Every few months or so Joe and I do a thorough budget check to make sure we are on track to get ourselves back to Ireland soon. Luckily, I have kept tabs on how much it costs to travel Ireland, so I know we need a pretty good chunk of change to travel how we want.
But, here’s the thing, in our house, travel is one of those undeniable truths. Something that we MUST do. Something that I value as much as water or air. We budget our day-to-day lifestyle around having this experience most years (5 out of 8 married years—not too shabby!).
We scrimp and save (like seriously, please no one judge my current wardrobe circa 2004), and somehow we find ourselves on vacation again and all the sacrifices seem worth it.
Over the next several posts, I’ll give you the scoop on how much our 2014 trip cost, including the embarrassingly large quantities of chocolate (where did all of that go anyway??). We had two full weeks on the ground and absolutely fell in love with the sunny south east.
First up, we’ll detail our expenses for transportation in Ireland. On deck, you can expect posts about our accommodations, activities, food, souvenirs and miscellaneous expenses.
By the way, all of our individual expenses are listed in euros, but the total amount for each category is converted to US dollars. At the time, the currency exchange for US dollars to euros was about 0.74 (meaning every time we spent 1 euro, it actually cost us 1.36 US). I use XE.com to keep up to date on the current rates.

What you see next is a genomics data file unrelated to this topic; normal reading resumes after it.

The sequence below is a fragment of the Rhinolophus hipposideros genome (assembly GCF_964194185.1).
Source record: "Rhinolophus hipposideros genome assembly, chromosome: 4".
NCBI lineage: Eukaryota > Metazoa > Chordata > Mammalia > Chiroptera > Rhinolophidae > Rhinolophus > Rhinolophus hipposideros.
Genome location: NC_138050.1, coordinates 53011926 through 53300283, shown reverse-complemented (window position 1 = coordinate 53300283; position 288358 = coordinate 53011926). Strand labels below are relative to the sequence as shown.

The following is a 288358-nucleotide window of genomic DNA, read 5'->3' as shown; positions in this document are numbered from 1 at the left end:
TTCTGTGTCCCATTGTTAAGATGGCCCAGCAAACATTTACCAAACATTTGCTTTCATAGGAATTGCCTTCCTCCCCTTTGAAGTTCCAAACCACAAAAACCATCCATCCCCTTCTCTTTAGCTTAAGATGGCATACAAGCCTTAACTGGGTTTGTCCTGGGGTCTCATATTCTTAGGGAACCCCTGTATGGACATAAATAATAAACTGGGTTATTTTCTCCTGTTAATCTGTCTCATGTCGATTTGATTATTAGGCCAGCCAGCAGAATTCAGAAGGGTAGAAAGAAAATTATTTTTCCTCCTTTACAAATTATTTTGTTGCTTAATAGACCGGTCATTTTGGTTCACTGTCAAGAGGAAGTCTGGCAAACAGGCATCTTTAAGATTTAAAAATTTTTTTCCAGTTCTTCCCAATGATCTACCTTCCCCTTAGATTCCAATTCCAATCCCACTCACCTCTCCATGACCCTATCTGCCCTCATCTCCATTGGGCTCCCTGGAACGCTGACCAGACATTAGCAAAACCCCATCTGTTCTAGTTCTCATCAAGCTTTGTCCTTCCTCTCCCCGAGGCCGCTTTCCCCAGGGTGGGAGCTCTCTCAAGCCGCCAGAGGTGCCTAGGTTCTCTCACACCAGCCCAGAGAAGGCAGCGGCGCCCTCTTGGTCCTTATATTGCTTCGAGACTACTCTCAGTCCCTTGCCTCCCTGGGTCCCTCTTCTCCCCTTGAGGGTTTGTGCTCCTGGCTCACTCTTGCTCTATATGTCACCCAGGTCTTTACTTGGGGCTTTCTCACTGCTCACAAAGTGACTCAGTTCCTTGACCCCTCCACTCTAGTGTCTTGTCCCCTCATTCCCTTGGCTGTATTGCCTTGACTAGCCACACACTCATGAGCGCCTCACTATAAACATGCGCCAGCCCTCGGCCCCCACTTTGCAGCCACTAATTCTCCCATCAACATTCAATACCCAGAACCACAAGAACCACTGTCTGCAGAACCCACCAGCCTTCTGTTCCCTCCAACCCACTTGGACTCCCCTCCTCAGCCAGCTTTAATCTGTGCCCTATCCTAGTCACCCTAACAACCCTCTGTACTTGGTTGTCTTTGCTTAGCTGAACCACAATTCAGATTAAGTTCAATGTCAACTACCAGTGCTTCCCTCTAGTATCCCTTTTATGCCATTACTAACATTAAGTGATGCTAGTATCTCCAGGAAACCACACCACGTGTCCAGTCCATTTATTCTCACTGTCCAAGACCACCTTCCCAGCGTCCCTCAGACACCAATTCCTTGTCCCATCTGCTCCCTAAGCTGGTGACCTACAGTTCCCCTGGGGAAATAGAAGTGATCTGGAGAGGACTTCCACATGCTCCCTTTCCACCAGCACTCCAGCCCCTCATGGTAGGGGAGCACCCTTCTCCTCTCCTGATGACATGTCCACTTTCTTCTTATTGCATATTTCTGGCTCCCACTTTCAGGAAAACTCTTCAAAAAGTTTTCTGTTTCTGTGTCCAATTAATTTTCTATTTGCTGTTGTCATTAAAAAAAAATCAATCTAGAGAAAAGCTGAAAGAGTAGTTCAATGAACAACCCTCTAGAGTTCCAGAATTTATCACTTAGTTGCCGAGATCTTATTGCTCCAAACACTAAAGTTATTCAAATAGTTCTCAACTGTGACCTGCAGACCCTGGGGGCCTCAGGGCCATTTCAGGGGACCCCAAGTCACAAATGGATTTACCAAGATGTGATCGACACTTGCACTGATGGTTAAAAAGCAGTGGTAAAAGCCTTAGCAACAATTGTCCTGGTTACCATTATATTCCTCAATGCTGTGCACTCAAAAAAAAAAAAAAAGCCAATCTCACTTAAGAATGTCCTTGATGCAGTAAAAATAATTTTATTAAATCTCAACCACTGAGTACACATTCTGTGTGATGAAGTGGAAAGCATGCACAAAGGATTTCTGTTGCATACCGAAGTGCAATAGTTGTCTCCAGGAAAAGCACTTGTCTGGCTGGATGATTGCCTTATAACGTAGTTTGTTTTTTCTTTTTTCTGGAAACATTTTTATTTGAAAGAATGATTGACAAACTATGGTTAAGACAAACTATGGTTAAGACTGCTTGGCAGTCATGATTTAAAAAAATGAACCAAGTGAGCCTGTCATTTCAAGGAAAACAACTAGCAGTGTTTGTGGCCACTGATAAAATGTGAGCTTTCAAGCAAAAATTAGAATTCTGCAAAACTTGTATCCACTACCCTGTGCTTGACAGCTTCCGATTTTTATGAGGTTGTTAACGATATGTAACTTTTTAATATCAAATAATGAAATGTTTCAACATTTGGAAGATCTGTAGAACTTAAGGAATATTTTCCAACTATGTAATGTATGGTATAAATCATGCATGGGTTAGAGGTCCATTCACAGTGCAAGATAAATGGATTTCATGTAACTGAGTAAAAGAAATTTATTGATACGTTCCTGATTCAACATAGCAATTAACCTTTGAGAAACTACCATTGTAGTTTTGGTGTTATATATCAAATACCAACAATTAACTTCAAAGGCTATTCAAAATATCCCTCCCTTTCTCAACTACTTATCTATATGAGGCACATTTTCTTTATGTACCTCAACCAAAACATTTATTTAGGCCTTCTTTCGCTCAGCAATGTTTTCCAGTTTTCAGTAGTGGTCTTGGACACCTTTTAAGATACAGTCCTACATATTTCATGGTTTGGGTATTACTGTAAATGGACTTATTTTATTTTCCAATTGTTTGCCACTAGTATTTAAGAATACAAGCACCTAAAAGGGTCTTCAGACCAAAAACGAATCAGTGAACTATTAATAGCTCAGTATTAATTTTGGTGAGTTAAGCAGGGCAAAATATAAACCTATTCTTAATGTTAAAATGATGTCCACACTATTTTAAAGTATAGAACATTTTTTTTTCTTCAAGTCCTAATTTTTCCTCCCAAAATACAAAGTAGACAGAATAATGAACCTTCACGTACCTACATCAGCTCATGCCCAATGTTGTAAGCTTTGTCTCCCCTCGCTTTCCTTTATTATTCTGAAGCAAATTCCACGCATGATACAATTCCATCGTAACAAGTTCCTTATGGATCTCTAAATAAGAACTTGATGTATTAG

Airfare can be one of the most expensive parts of a trip to Ireland, especially if you are buying more than one ticket. By taking advantage of points from purchases on our credit card, we were able to get one round-trip ticket to Ireland this year almost free.
For example, we use a Chase Sapphire Preferred card for all of our daily purchases throughout the year to get Ultimate Rewards points. We also take advantage of the card’s Ultimate Rewards Mall to get extra points when we shop online (hello leaf blower—thank you for helping me clean my yard and giving me 250 extra points for Ireland).
We transferred 60,000 points to United Mileage Plus (United airline’s frequent flyer system) and paid the security fee and airport surcharge. The total for this ticket to Ireland was $51.40. :-)
The other ticket we purchased directly from United for a total of $873.07. We bought both tickets in January for travel at the end of May. If you live out west or make your purchase close to the travel date, you can expect to pay more. However, deals do occur. You can sign-up for the Aer Lingus email list to keep informed on upcoming sales.
*Side note: As always, I’d never recommend using a credit card if you can’t pay the full amount each month.
Double side note: United is a code share partner with Aer Lingus. Meaning, when you book with United you could fly on Aer Lingus. Both of our flights to and from Ireland were actually operated by Aer Lingus.
Car Rental: $1063.06
The next big expense is the car rental. Some people choose to travel Ireland by coach bus; we choose to go by car. The freedom and independence we have by renting a vehicle is worth every shiny penny.
This year we tried Easy Tour Ireland’s “all-inclusive” rate from Hertz. It was a little cheaper than the other providers and, for the sake of science (or in this case, Infinite Ireland), we decided to check them out. Here is a screen shot of our confirmation email.
I don’t know about you, but I found it a little confusing. When I read “fully inclusive, no hidden charges,” I don’t expect to be doing any math.